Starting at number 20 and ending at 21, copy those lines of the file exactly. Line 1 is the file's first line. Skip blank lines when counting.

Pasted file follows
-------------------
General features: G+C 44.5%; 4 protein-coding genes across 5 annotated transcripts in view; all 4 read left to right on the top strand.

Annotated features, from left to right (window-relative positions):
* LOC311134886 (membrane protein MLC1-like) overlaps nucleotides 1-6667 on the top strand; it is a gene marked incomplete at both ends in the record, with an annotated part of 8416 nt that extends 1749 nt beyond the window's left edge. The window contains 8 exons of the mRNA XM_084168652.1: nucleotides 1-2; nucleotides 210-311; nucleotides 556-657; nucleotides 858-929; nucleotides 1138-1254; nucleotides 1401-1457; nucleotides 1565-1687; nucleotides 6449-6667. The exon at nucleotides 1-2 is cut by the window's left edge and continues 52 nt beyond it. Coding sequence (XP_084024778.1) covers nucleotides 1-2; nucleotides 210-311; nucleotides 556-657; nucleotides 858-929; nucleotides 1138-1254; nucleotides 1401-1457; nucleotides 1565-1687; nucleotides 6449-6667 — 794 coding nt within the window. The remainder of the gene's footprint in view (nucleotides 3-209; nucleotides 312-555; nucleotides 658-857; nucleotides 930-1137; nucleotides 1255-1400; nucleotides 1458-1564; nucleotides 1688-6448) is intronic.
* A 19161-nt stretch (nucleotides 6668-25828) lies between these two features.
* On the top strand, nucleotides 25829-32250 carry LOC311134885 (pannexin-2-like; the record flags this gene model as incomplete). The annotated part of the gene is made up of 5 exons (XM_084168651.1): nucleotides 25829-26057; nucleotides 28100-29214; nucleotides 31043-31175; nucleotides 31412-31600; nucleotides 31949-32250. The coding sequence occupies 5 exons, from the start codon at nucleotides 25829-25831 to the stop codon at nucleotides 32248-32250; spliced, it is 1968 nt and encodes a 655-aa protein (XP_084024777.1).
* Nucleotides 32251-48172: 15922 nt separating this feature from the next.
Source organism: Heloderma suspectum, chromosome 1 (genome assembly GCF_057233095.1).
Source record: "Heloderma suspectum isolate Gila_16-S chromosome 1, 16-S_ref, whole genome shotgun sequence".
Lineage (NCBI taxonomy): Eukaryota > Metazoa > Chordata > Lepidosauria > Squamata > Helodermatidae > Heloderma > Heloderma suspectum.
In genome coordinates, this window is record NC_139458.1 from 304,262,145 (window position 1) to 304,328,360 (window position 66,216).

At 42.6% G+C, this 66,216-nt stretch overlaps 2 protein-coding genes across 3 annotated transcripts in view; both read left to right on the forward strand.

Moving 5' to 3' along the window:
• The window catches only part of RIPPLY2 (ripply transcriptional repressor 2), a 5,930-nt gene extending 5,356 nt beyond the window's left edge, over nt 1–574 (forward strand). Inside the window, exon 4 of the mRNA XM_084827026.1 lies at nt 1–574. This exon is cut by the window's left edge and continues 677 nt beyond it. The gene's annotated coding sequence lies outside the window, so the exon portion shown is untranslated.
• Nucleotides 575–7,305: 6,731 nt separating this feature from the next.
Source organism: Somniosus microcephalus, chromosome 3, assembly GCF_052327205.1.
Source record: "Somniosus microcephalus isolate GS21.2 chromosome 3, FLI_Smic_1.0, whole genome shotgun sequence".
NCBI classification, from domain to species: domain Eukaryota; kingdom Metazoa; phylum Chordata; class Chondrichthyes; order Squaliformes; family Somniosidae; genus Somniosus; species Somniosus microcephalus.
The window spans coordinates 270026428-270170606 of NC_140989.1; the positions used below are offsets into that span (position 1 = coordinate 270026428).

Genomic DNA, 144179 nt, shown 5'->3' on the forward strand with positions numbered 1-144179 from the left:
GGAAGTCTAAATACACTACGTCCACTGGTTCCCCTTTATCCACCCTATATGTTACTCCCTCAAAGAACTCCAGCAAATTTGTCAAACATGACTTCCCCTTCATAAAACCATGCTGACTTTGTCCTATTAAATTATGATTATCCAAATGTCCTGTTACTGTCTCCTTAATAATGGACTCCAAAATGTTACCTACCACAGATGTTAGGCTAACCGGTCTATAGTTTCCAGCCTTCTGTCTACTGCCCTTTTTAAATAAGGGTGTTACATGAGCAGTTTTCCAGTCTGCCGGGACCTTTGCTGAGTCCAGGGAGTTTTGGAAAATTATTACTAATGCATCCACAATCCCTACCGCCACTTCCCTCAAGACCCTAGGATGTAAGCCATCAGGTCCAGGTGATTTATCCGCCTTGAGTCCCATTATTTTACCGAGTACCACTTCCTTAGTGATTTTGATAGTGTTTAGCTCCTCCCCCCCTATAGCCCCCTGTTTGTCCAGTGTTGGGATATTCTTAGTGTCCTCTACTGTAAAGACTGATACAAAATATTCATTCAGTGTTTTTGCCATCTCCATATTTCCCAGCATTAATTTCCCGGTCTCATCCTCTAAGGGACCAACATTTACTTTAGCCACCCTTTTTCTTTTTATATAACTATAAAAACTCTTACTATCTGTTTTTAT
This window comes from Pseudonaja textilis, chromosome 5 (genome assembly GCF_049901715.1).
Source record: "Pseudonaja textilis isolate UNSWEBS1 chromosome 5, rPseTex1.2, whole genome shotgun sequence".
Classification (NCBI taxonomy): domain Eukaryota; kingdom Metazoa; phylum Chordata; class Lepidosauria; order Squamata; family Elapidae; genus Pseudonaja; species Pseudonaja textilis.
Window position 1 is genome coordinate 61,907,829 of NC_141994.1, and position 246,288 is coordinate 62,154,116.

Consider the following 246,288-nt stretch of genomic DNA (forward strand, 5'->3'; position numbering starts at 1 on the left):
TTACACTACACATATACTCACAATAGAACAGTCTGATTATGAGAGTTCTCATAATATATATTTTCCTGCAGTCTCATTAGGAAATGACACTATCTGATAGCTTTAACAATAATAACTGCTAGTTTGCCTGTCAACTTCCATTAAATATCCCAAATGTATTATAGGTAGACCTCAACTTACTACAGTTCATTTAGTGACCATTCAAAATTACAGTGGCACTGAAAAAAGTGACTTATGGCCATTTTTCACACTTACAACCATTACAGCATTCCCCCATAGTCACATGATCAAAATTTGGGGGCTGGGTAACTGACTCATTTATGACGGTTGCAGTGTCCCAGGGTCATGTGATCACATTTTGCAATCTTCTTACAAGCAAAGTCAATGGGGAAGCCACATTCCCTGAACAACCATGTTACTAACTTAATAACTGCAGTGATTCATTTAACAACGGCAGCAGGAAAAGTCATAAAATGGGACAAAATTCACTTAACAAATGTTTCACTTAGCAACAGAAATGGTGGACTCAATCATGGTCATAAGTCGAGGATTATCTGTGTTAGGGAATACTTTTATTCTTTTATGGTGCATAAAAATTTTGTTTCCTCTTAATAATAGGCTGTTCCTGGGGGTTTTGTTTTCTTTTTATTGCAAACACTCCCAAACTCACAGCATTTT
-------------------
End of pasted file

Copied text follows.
GGAAGTCTAAATACACTACGTCCACTGGTTCCCCTTTATCCACCCTATATGTTACTCCCTCAAAGAACTCCAGCAAATTTGTCAAACATGACTTCCCCTTCATAAAACCATGCTGACTTTGTCCTATTAAATTATGATTATCCAAATGTCCTGTTACTGTCTCCTTAATAATGGACTCCAAAATGTTACCTACCACAGATGTTAGGCTAACCGGTCTATAGTTTCCAGCCTTCTGTCTACTGCCCTTTTTAAATAAGGGTGTTACATGAGCAGTTTTCCAGTCTGCCGGGACCTTTGCTGAGTCCAGGGAGTTTTGGAAAATTATTACTAATGCATCCACAATCCCTACCGCCACTTCCCTCAAGACCCTAGGATGTAAGCCATCAGGTCCAGGTGATTTATCCGCCTTGAGTCCCATTATTTTACCGAGTACCACTTCCTTAGTGATTTTGATAGTGTTTAGCTCCTCCCCCCCTATAGCCCCCTGTTTGTCCAGTGTTGGGATATTCTTAGTGTCCTCTACTGTAAAGACTGATACAAAATATTCATTCAGTGTTTTTGCCATCTCCATATTTCCCAGCATTAATTTCCCGGTCTCATCCTCTAAGGGACCAACATTTACTTTAGCCACCCTTTTTCTTTTTATATAACTATAAAAACTCTTACTATCTGTTTTTAT
This window comes from Pseudonaja textilis, chromosome 5 (genome assembly GCF_049901715.1).